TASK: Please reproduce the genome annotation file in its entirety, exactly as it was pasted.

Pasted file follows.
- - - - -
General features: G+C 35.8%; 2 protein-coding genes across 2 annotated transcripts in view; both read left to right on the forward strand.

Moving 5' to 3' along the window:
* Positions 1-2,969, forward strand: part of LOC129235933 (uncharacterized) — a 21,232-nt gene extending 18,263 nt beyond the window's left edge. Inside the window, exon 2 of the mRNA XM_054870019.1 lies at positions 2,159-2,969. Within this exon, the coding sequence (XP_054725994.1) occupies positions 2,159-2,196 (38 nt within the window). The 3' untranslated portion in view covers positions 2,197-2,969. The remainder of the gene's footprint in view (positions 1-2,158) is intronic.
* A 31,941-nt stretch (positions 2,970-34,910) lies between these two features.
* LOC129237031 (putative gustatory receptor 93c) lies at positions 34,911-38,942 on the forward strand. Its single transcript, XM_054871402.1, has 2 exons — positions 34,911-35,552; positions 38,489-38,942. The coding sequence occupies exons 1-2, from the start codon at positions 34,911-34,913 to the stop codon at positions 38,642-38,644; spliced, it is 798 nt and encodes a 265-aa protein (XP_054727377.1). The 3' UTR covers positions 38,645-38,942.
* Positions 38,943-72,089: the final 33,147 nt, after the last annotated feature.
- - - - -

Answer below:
General features: G+C 35.8%; 2 protein-coding genes across 2 annotated transcripts in view; both read left to right on the forward strand.

Moving 5' to 3' along the window:
* Positions 1-2,969, forward strand: part of LOC129235933 (uncharacterized) — a 21,232-nt gene extending 18,263 nt beyond the window's left edge. Inside the window, exon 2 of the mRNA XM_054870019.1 lies at positions 2,159-2,969. Within this exon, the coding sequence (XP_054725994.1) occupies positions 2,159-2,196 (38 nt within the window). The 3' untranslated portion in view covers positions 2,197-2,969. The remainder of the gene's footprint in view (positions 1-2,158) is intronic.
* A 31,941-nt stretch (positions 2,970-34,910) lies between these two features.
* LOC129237031 (putative gustatory receptor 93c) lies at positions 34,911-38,942 on the forward strand. Its single transcript, XM_054871402.1, has 2 exons — positions 34,911-35,552; positions 38,489-38,942. The coding sequence occupies exons 1-2, from the start codon at positions 34,911-34,913 to the stop codon at positions 38,642-38,644; spliced, it is 798 nt and encodes a 265-aa protein (XP_054727377.1). The 3' UTR covers positions 38,645-38,942.
* Positions 38,943-72,089: the final 33,147 nt, after the last annotated feature.